WWF’s NFTs, ridiculous as they seem, only distill the mainstream fixation on asset-ownership-as-climate-policy into a conveniently heinous package. Is it any more strange to think buying an ugly picture of an Amur leopard cub will save said leopards than to turn tree-planting into a tradable commodity or entice private investors to finance seawalls by making them “bankable” projects that generate steady returns?  

The specifics of the WWF case aren’t reassuring. The project is apparently being built on Polygon, an “environmentally friendly” blockchain, which WWF says qualifies its NFTs as “green.” Cryptocurrency experts are skeptical. Polygon is a dependent side-chain of Ethereum, which—though it’s pledging to move to more energy efficient techniques—now has a carbon footprint bigger than Sweden, thanks to its use of extremely energy-intensive “proof of work” currency mining, requiring massive amounts of computing power and (thus) electricity. Catherine Flick, of the Center for Computing and Social Responsibility at the U.K.’s De Montfort University, told Sky News that, “I don’t know of any fully environmentally or climate-friendly mainstream NFT implementations that are trustworthy.”

Even if you were to take WWF and Polygon’s “eco-friendly” claims at face value, there’s still the question of what exactly the proceeds from these sales are funding. With a net income of $170 million in 2020, WWF isn’t exactly strapped for cash. And in recent years, WWF’s conservation practices have come under major scrutiny for purported involvement in what environmental and Indigenous rights groups claim to be rampant human rights abuses. In Colombia, for instance, WWF partnered with Smurfit Kappa—a European packing company—on an industrial tree-planting carbon-offset project that advocates argue has violently evicted the Misak, Nasa, and other Indigenous peoples from their land. A lengthy 2019 investigation from Buzzfeed alleged that WWF provided cash, weapons, and high-tech equipment to brutal paramilitaries to ward off poachers in Nepal, who used deadly torture methods to do so. The reporting led to a congressional hearing last October. WWF has denied connections to the misconduct.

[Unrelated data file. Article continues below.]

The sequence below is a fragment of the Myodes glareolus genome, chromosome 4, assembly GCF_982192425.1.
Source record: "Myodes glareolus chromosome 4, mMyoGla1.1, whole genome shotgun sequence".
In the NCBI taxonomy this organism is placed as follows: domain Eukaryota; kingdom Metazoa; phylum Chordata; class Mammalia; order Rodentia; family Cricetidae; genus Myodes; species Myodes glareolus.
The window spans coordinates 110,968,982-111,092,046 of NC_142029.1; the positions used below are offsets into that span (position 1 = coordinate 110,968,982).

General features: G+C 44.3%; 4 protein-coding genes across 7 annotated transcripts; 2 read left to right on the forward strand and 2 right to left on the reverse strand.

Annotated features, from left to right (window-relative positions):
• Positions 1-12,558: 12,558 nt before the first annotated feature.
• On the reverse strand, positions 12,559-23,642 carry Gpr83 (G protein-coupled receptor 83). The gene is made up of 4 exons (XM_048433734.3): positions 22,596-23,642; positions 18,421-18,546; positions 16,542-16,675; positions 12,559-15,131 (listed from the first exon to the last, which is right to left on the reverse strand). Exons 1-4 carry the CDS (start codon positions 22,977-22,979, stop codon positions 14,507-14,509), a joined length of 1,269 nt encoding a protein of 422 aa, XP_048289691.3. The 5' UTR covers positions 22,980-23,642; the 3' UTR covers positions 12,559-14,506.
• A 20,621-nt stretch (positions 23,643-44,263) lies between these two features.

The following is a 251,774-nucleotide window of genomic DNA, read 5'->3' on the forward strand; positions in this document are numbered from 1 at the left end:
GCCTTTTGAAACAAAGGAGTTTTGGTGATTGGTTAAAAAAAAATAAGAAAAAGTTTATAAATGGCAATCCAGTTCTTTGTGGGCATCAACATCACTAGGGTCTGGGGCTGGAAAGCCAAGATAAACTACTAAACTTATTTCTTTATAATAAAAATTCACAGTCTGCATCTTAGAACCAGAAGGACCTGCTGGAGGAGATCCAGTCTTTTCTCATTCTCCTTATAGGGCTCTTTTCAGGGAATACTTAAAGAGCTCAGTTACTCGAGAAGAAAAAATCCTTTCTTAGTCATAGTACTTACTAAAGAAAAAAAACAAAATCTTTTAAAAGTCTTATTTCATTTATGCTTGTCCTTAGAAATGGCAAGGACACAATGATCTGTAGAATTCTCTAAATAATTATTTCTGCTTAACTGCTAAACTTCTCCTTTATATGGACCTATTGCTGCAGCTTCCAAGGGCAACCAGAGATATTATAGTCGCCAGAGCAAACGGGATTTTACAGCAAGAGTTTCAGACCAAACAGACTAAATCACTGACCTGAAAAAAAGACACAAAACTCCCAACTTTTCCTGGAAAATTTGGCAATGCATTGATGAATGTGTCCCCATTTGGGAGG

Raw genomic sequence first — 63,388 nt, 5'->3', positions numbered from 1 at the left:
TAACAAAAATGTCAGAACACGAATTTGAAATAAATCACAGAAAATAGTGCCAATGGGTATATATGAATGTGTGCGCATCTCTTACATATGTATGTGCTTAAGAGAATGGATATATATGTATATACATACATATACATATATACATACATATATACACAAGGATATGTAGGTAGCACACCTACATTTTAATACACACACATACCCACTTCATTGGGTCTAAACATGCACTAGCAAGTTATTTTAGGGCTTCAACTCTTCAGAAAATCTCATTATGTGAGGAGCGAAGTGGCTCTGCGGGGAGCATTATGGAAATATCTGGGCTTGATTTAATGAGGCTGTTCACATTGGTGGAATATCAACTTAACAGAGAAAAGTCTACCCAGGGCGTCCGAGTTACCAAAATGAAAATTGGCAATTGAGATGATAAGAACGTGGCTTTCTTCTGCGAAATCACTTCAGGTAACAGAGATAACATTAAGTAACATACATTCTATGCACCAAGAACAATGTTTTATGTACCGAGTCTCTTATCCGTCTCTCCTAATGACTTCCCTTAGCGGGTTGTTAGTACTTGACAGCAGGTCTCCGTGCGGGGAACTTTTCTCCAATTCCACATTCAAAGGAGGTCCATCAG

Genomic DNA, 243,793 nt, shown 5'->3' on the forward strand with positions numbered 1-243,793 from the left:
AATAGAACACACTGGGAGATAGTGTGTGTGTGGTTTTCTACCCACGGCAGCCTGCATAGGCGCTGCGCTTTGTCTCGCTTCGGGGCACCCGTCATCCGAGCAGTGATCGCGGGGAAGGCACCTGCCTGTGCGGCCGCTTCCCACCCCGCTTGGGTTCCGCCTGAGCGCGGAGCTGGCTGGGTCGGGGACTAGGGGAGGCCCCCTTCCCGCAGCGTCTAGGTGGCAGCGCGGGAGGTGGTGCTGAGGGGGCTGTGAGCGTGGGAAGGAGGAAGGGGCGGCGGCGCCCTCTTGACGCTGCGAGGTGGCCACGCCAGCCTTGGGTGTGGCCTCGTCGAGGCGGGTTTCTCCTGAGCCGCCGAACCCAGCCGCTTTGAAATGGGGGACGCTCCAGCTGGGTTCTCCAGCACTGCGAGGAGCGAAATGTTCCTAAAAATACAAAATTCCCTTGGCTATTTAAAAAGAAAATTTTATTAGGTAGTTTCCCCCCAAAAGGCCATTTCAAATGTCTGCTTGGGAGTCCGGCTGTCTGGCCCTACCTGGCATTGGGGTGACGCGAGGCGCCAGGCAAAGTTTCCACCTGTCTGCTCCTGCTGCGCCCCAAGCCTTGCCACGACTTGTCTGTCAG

This isn’t the first time that cryptocurrency has been dubiously posited as an environmental savior, either. In 2018, Bath Spa University researcher Sian Sullivan described the Natural Asset Exchange seeking to leverage the blockchain platform Ethereum to cash in on what its supporters claim to be a $120 trillion market for “untapped natural capital” via “EARTH tokens,” to be purchased with the crytocurrency ether. As Climate Home News’s Chloé Farand reported this week, a U.K.-based cryptocurrency venture called Save Planet Earth has sold 1,000 “limited edition carbon credits” as NFTs, including one—worth a single ton of carbon dioxide—that sold for $70,000.

Ostensibly the increasing value of Save Planet Earth would be linked to increasing returns for the planet. In reality, its promises to plant more than a billion trees across Sri Lanka, Pakistan, and the Maldives appear wildly overhyped; of the up to 27,000 SPE has planted so far, none have been used to generate actual carbon credits, Farand reports. Even without the kinds of “tokenization” Save Planet Earth and other crypto entrepreneurs are pushing, verifying the quality of carbon credits can be extraordinarily difficult

It’s almost as though creating new asset classes subject to volatile, speculative markets is a bad way to reduce carbon emissions. WWF U.K., meanwhile, appears to have more drops planned.